• I hate to be spammy-ish, but my small open source project could honestly use a ton of design work, both graphics and UX-related things. If you're interested please contact me through the project's SourceForge page here: sourceforge.net/projects/phpdraft – Mattygabe May 6 '15 at 13:14
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I started out much like you my friend, I had a lot of talent and skills and no real knowledge of how to put these things to use, obviously I had a little bit of learning to do so what I did in my spare time was contact companies in my local area that I was interested in, and either did some work on my own, and brought it in to ask what they think, or id reach out to them and simply ask them if they needed any work done. This will go a long with in both establishing a client base, or atleast a group of people who are familiar with you and who can provide your name to someone they know needing the services in the future and it will also teach you a lot about how to work with clients, and probably the best part of all, you get to meet new people in your community and lend a helping hand!

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There are better options than doing free work for clients.

  • Open Source projects
  • Personal projects
  • Student projects (come up with your own design brief and design to that)

The problem with soliciting for free work is that you tend to get clients that don't value design work to begin with. And for design to be good, you need both a good designer, and a good client.

That's not to say it's never done, though. Ad agencies, for example, are notorious for 'pitching' work. But even then, they're doing essentially a 'student project' that they then hope to get paid for later. You can do this easily yourself. Find a local business that you feel could use a design overhaul. On your own, come up with a design brief and design a solution around it. Now you have something in your portfolio. You may even want to chose the business what you did, but I wouldn't expect anything out of that other than perhaps some feedback.

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Forgive if I'm rude here.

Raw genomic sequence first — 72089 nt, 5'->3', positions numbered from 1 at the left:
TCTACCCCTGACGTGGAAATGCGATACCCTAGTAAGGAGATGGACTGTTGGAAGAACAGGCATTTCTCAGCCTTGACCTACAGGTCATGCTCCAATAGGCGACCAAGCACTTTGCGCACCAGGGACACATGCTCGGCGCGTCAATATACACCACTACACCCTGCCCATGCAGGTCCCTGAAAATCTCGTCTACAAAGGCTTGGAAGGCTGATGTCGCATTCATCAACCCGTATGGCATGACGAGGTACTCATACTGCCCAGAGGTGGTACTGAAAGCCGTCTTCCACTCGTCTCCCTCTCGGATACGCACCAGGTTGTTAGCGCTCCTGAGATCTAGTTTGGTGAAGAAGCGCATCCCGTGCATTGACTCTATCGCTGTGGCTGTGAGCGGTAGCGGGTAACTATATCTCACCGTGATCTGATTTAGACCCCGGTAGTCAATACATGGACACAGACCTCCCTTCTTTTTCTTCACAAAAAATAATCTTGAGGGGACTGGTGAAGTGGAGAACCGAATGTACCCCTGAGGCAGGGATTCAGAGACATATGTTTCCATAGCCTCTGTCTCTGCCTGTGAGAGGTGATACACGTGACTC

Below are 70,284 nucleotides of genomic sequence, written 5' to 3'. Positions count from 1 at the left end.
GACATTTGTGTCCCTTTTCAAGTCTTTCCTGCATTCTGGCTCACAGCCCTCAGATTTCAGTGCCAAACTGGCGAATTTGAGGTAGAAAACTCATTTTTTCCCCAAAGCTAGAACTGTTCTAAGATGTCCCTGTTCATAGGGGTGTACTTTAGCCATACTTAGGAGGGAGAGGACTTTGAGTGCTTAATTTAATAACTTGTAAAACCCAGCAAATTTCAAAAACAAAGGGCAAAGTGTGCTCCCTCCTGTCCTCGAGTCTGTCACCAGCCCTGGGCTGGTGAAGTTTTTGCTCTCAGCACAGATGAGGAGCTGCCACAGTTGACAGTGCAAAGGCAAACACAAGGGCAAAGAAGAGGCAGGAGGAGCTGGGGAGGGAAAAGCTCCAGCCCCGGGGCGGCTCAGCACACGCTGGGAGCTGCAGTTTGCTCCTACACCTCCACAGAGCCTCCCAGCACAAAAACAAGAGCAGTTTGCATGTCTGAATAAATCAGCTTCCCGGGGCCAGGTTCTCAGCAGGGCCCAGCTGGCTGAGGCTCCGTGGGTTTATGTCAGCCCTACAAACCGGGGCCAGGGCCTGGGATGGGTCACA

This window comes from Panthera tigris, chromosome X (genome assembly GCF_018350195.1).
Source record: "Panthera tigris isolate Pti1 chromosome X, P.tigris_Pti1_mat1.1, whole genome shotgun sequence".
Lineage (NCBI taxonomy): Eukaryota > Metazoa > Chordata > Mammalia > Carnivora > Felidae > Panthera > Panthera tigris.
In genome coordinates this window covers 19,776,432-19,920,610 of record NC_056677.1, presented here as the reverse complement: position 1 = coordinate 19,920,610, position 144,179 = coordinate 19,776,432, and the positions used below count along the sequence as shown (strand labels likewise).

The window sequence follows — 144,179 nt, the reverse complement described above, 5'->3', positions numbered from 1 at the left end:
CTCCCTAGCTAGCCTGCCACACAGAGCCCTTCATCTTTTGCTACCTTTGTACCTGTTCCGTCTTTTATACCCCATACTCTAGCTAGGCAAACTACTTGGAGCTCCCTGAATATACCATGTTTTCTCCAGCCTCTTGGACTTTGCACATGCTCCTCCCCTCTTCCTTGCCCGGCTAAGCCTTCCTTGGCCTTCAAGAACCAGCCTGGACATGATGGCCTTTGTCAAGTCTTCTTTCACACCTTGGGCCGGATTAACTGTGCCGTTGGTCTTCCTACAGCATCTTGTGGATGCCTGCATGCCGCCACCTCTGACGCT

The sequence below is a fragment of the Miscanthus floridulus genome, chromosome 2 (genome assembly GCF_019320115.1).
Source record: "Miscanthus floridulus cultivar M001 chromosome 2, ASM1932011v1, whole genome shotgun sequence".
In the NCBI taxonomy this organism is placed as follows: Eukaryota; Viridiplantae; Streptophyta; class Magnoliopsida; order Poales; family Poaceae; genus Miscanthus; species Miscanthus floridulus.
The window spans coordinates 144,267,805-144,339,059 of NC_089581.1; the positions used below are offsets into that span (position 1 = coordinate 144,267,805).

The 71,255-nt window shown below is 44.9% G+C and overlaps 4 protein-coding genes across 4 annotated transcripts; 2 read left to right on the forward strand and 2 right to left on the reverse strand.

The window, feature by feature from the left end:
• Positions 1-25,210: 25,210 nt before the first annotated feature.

Design is one of the profesions that has prostituted the most. Why do anyone has to pay a penny if there are always new insecure people who has no previus clients?

"so this would look good on my portfolio"

Your portafolio will look good if it has good work. So why don't you concentrate in making good work to show?

You say you are a designer. But I don't know if you have an idea what design is for. Do you belive in design? Do you belive that a good motion design video will help your client sell more? An impresive web page? A great business card will make a good impression?

"I don't have any clients"

But you don't belive it becouse you are not making any video to sell the idea of making videos. You are not making a web page to sell web page design.

One method to sell is "Look this are my clients". But the best selling argument is "Imagine what I can make for you". There are a lot of people willing to pay talented work. Period.

"By free work, I mean that the clients don't have to pay a single penny for the work that I do."

We know what that means. But new designers have no idea what overall perception that makes! Design is worthless.

I have a question. Does your work worth one penny or less? Or it is good enough to recive real money.


Make a series of wallpapers with an idea of a clasical author, Ilustrate a poem, animate a folkloric tale, make a political statement, make logos out of plain words, make your corporative image and webpage and fool everyone to think is the greatest design firm.

That will get you clients.

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    I think this a a bit harshly said, you could tone it down a bit. But this in reality is the crux. By doing it free you are depression your won worth. OTOH so is posting answers on SE – joojaa May 3 '15 at 11:01
  • In response however, I think the sentiment of "whats the best way to contribute to open source" rather than "how can I give away free work" is shared among many in development as well (where I am from) - doing pro bono work on open source projects are great ways to contribute to visible projects without needing to create entire projects. If you need to showcase a particular skill, you can do so without needing to utilize seven others to make something that makes sense/solves a real problem. – Mattygabe May 6 '15 at 13:45
  • Yes. If someone is compelled to help a ONG, a open source project, a stakexchange or whatever becouse you like the challenge or the project behind, its great. – Rafael May 6 '15 at 16:52

protected by Scott Jul 30 '15 at 19:59